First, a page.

America’s first international superstar makes a return visit to Baltimore!
A blog post by JMM Executive Director Marvin Pinkert. You can read more posts by Marvin here.
JMM Insights, September 20, 2017
The New Year is upon us and in addition to wishing all our readers a happy and healthy year ahead, I wanted to share some exciting news about the year ahead.
By now most of you know about our next two major exhibits in the Feldman Gallery (both of which have their origin at the National Archives). On October 15 we open Discovery and Recovery: Preserving Iraqi Jewish Heritage featuring more than 20 artifacts and documents from the Iraqi Jewish community, recovered and restored from Saddam Hussein’s secret police headquarters. Looking ahead to next spring, we’ll be launching Amending America: Bill of Rights on April 9 and putting new focus on the Lloyd Street Synagogue as a landmark of religious freedom.
But this summer we’ve continued to add to our calendar, developing a concept for a month-long performance series called “JMM Live” in February, an expansion of our Baltimore edition of the “My Family History” project in March and a collaboration with the Everyman Theater and Rich Hollander on a companion exhibit to the upcoming play Book of Joseph highlights March and April.
Every one of these projects will be a quality experience (and of course, I love all my children and all my exhibits equally) but I have to admit there’s a special excitement around our most recent addition to the program calendar. On June 21, 2018 we will premiere Inescapable: The Life and Legacy of Harry Houdini. Houdini, aka Erik Weisz, would be a fascinating subject for an exhibit in any time or place. But the story of a poor immigrant who escaped the shackles of social norms to rise to the status of international celebrity seemed like an ideal topic for an exhibit in our era. To put together this project we’ve reached out to public museums and private collectors across the country – but what really has made the exhibit possible is our extraordinary guest curator, Baltimore magician and storyteller David London.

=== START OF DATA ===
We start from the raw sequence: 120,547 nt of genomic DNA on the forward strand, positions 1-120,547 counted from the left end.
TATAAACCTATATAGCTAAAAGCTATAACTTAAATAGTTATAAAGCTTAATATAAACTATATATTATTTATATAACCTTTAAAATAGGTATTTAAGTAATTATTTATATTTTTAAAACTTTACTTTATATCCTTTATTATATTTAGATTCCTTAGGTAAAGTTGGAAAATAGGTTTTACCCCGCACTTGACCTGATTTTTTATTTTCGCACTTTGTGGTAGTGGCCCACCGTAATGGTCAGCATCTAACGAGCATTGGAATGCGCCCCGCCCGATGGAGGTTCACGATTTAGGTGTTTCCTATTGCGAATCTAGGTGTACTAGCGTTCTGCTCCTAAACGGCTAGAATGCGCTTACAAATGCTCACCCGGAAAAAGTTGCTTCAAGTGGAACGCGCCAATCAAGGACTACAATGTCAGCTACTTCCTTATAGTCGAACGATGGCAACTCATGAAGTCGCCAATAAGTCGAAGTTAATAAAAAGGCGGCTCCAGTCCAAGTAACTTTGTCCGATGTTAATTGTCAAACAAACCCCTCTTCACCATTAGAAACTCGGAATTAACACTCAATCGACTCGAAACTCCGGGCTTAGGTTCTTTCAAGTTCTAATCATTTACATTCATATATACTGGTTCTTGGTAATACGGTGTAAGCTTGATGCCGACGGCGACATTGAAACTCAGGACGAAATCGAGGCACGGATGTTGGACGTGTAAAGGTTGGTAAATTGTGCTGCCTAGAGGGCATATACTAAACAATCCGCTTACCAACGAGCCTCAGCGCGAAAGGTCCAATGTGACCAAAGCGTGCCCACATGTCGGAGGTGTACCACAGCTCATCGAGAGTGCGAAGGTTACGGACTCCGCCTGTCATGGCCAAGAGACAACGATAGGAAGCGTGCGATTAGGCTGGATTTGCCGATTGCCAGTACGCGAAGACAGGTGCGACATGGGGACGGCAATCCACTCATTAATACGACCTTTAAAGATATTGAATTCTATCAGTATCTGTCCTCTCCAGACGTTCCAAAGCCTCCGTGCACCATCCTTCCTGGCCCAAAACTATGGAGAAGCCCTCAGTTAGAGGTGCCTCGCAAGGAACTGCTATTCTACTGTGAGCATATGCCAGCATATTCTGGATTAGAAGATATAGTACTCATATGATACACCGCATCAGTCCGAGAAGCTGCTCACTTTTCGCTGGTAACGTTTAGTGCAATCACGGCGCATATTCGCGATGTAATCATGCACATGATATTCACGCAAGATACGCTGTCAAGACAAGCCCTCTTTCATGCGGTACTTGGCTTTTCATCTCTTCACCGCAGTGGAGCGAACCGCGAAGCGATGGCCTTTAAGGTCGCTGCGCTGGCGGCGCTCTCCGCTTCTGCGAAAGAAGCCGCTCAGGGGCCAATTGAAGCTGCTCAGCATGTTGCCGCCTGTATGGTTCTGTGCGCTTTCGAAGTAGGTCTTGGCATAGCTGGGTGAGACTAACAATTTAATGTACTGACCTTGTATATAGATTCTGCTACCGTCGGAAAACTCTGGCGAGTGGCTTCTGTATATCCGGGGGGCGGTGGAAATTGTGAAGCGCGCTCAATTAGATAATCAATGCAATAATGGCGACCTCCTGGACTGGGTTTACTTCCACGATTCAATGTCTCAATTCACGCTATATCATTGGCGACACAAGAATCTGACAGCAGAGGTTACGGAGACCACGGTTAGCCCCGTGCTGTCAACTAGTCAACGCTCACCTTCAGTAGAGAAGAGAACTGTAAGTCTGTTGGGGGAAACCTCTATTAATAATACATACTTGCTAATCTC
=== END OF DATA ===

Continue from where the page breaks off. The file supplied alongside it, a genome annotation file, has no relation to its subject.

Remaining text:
David has been creating interactive magical experiences for over 20 years. He is the Director of Circus of Wonders, and has been fascinated with Harry Houdini since he was a child. He tells me that he performed his first magic trick at age seven and even his Bar Mitzvah speech explored Jews and magic. Since he signed onto the project in August, he’s been using his network of contacts within the magician community to make this exhibit a truly one-of- a-kind encounter with Houdini and his world. As a special treat for our readers, David has agreed to write a guest blog that we are calling “Finding Houdini,” where he will document his journey over the next several months as his visits Houdini sites, museums and collections. To join him on his adventures, click here! Consider this a small dip of honey to make your New Year that much sweeter.